SACRAMENTO, Calif., USA - Literary Journalism will take a look at Tom Wolfe's book about the beginnings of the U.S. space program - The Right Stuff - for the next week or so.
Wolfe's style - a classic in the Literary Journalism genre - shines through in this book as he puts the reader right inside the capsules of the first U.S. astronauts.
Wolfe was around the astronauts a lot during those days, 'immersing' in the culture as Literary Journalists are wont to do.
The highest praise for the book I have ever heard comes from Sanders Lamont, formerly an editor with the Modesto Bee and Sacramento Bee newspapers (and others) who was writing about the space program in those days and had met many of the astronauts and characters in the book.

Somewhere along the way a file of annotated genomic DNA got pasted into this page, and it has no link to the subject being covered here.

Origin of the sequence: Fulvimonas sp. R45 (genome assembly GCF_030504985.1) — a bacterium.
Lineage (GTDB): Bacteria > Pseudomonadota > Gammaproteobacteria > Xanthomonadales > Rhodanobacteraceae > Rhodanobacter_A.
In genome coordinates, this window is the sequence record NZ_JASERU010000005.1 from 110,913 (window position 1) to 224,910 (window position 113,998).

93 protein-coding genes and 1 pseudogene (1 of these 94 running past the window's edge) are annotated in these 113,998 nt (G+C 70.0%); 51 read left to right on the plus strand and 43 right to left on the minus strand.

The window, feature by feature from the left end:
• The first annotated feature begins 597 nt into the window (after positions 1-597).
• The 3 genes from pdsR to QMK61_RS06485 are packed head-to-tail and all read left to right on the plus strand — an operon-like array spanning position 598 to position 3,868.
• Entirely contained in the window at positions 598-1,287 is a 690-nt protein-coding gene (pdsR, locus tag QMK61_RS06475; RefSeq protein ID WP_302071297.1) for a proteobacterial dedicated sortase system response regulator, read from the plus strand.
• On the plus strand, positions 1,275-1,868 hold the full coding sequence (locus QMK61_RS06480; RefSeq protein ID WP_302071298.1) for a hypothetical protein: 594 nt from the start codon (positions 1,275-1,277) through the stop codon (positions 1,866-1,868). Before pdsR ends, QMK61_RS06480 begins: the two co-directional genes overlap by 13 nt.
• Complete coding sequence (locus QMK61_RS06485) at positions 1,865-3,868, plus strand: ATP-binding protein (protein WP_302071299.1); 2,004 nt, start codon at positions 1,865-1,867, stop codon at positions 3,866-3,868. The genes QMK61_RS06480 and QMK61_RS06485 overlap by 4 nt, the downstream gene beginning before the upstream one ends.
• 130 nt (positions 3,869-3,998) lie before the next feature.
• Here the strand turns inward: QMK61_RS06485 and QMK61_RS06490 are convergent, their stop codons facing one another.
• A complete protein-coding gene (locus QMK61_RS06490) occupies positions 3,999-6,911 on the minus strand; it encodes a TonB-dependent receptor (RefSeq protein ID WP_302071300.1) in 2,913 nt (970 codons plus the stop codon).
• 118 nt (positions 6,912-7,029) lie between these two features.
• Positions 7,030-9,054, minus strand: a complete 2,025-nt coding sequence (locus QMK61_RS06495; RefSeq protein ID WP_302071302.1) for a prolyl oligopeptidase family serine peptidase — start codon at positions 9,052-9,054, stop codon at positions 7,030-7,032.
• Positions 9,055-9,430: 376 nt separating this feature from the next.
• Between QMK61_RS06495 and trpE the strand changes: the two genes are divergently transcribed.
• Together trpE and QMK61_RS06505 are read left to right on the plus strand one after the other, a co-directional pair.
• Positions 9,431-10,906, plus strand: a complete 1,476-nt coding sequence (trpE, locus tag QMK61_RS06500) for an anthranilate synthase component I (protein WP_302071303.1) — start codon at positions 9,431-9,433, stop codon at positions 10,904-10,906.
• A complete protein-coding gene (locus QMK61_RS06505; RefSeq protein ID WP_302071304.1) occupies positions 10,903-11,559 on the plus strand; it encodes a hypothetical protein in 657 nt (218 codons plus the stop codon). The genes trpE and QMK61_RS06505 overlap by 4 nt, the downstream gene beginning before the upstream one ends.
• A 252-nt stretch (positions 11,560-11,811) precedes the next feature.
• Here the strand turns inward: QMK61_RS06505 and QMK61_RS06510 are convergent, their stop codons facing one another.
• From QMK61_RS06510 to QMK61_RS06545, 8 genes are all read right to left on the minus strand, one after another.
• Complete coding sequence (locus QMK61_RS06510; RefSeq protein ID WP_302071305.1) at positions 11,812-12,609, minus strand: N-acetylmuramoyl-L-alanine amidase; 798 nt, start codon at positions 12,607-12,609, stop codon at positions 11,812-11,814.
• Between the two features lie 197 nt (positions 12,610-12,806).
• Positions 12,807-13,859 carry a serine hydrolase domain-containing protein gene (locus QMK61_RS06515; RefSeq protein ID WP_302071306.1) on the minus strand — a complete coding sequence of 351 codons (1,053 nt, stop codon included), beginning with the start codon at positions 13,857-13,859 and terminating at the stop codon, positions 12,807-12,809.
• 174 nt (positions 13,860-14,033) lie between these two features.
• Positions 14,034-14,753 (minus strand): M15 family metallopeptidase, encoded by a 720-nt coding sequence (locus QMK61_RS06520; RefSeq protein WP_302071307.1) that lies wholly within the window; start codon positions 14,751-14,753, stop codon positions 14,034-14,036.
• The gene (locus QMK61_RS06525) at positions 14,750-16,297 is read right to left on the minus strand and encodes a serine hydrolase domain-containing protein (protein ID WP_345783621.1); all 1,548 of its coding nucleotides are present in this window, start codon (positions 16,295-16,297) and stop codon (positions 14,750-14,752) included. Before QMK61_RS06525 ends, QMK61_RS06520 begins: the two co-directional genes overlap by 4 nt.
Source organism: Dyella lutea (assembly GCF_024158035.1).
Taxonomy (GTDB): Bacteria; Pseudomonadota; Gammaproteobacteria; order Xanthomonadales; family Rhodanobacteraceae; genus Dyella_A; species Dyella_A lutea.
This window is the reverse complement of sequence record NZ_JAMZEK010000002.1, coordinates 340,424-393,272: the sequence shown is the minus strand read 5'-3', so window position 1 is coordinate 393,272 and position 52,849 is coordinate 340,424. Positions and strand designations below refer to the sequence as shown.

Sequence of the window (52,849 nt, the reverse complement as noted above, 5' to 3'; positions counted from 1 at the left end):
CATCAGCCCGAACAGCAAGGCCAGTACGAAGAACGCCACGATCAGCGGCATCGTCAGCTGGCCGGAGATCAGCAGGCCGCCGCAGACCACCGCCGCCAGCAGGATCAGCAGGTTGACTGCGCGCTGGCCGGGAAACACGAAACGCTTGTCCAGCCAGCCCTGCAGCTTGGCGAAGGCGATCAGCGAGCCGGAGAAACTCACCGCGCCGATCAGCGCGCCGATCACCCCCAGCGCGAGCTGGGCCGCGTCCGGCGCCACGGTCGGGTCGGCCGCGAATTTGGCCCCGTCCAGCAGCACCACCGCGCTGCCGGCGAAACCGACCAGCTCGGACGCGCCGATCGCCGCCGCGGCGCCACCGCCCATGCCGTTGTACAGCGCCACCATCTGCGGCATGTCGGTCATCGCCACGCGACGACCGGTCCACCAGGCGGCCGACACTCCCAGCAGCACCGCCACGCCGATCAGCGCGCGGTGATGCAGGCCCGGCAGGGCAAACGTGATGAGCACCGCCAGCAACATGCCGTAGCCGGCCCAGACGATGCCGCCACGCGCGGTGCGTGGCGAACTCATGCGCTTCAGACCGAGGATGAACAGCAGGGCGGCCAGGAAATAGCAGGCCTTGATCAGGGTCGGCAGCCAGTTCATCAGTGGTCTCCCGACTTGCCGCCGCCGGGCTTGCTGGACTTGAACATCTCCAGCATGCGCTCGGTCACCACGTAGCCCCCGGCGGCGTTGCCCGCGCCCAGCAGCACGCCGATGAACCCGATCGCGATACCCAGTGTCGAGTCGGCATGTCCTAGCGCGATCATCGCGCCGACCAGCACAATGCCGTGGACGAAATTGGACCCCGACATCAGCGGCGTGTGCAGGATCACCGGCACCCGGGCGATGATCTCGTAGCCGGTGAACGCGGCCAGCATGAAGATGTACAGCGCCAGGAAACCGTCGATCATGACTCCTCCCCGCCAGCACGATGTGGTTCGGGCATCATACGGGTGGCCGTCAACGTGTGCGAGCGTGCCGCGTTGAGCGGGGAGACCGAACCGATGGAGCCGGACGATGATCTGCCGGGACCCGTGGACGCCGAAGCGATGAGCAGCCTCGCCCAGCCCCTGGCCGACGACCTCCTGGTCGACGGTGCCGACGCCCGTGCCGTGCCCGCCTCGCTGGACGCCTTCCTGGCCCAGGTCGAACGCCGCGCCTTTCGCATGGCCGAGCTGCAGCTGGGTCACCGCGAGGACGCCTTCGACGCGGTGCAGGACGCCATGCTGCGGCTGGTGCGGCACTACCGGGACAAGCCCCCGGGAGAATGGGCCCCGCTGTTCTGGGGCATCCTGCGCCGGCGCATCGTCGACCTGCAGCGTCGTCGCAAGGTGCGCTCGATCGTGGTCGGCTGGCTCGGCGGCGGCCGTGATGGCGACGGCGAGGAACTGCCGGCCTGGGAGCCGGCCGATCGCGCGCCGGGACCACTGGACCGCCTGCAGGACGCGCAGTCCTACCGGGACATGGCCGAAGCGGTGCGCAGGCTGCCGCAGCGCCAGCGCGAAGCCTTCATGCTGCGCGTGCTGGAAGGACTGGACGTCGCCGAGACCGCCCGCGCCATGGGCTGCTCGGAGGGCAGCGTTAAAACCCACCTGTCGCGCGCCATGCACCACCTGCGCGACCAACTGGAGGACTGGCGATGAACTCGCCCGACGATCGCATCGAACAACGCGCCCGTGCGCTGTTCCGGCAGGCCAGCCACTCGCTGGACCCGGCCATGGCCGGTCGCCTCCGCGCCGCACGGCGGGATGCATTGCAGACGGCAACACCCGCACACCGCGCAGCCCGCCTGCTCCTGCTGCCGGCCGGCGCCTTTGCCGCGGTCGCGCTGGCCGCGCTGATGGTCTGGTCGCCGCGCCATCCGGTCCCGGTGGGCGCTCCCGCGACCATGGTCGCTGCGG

"He got it right," Sanders has told me several times.
From a journalist who was there, on the ground writing objective news stories at the same time as Wolfe was putting the Literary Journalism interpretation on events, that is high praise indeed.
I once had an encounter with the famous Chuck Yeager. Yeager was never an astronaut per se, but a hot-shot test pilot who broke the sound barrier and who figures prominently in The Right Stuff. By the time I met him, I was an editor at The Union newspaper in Grass Valley and Yeager was retired, living on some property in nearby Penn Valley. He still had an attitude - and ego - as big as a house.
It didn't go well, but that's another story.